by Eve Allen, F14
On a warm Wednesday afternoon in early March, botanical explorer and ethnobotanist, Joseph Simcox, paid a visit to the Hampshire College Farm to distribute seeds in promotion of his Gardens Across America project.
Joseph has spent decades circling the globe documenting, tasting, and collecting the seeds of thousands of rare and underutilized edibles. Visiting over 100 countries and collecting the seeds of 15,000 crop varieties and wild species, his collection plays an important role safeguarding ‘agrobiodiversity’. While Joe may be a fanatical seed collector, he is no hoarder. The whole point of his relentless quest is to share what he has found. The survival of these priceless heirloom treasures depends on active growing and seed saving. Thus the idea for the Gardens Across America Project was born, to fulfill the need to promote season-to-season cultivation, seed saving, and sharing of his amassed rare, non-GMO, heirloom seed collection.
Hampshire Farm is participating in the Gardens Across America Project. After giving Joseph a tour of the farm, Nancy and he sat together to talk and swap seeds. The majority of new varieties the Hampshire Farm acquired are from the Solanum genus-peppers and tomatoes. They will be added to the farm’s already extensive heirloom tomato collection. However, one new species, Cyclanthera pedata, an Andean cucumber gourd known as ‘Lady’s Slipper,’ also found its way into the mix. These seeds will be grown out at the Hampshire Farm, new seeds will be saved and some of the new seed will also be made available next year in the Seed Library for interested community members to loan out. The seed sharing was not one-directional, Joseph left with a bag of Hampshire’s very own heirloom corn variety, ‘Mr. Warner’s Popcorn’ (pictured below).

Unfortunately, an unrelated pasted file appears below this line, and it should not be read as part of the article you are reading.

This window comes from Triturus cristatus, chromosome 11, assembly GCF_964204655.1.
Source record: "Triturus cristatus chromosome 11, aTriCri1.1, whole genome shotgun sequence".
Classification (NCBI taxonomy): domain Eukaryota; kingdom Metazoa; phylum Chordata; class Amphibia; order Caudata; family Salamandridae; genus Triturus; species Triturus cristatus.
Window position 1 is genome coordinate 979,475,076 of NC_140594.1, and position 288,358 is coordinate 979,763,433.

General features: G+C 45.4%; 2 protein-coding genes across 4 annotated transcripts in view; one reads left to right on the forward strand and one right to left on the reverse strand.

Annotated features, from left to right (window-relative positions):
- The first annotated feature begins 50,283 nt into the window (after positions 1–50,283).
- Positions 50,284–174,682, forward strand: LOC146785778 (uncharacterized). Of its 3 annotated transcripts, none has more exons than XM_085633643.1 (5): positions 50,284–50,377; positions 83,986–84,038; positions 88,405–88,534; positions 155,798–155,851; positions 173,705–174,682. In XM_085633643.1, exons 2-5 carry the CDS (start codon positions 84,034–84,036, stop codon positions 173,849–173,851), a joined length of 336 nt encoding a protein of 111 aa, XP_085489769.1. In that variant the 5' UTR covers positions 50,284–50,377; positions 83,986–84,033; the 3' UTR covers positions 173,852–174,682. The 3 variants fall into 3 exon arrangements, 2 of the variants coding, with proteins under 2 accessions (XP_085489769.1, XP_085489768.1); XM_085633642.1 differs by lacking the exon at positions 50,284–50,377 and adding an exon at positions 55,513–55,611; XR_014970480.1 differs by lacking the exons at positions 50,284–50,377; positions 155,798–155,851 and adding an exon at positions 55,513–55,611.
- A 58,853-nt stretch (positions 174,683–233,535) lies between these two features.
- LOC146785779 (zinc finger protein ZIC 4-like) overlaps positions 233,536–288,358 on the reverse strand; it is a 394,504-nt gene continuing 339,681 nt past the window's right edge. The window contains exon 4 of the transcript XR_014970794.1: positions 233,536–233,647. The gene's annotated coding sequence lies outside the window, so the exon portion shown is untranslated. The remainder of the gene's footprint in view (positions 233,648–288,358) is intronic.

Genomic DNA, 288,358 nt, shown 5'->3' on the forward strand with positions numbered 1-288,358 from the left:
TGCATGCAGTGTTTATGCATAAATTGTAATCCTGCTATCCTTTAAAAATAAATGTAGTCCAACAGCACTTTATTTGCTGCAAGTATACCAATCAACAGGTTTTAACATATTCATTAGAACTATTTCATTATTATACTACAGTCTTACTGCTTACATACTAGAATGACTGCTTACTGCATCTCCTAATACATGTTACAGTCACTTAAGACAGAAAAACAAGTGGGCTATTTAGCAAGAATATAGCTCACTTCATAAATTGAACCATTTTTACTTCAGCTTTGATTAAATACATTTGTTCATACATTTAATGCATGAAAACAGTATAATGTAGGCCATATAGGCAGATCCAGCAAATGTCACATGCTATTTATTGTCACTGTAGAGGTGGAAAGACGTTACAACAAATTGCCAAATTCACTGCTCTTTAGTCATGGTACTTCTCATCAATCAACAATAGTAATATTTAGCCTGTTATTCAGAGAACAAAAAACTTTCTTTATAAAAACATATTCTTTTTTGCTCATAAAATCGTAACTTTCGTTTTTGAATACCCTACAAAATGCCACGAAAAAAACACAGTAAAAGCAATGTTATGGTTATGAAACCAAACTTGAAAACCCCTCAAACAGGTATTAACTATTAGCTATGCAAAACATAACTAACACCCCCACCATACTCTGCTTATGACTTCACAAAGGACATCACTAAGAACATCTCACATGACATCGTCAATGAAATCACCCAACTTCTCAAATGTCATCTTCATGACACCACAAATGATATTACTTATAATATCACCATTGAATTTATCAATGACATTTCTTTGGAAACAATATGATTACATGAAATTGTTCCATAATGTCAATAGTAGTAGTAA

Joseph will be back at Hampshire on April 6th at 7:00pm in the FPH West Lecture hall to give a presentation entitled, Embracing Earth’s Diversity. He will talk about how we can create more resilient food systems in the face of climate change through reviving crop diversity. In further promotion of the Garden Across America project, Joseph will be sharing more seeds from his Rare Vegetable Seed Consortium to passionate individuals and local organizations who are interested in growing out, selecting, saving, sharing, and returning a portion of the seeds back to the project. After all, “the best seed bank is in the soil.”
To learn more about Joseph and his projects check out these websites:
For more information about the event email Eve at firstname.lastname@example.org.
Interested in knowing more about the newly added varieties to the Hampshire College Farm and Seed Library? Check out the full list below:
Sweet and Hot Peppers – (Caspsicum annuum)
- Yellow sweet Amazon hot pepper
- Dominican “open” sweet pepper
- “Gori Blunt-nose”- Georgia
- “Piment de Bole”
- “Little Lady of Ijevan” – Armenia
- “Papacella Napoltana”- Southern Italy
- “Ox horn of Carmagnola” –Northern Italy (Fruits can get up to 1ft long)
- Catarina pepper
Habanero Peppers (Capsicum chinense)
- Habanero Mini White
Tomatoes (Solanum lycopersicum)
- Georgia green
- Milka’s Gelbe- Austria
- Kukla’s Portuguese Beefsteak
- Delano Green Ripe
- Smilyan Pink Beefsteak – Village of Smilyan, Bulgaria
- Captain Lucky
- Pusta Kolox Hungarian Beefsteak
- Juliette The Hillbilly- West Virgin
- Swag’s Pride
Lady’s Slipper (Cyclanthera pedata)
- Caigua – Boliva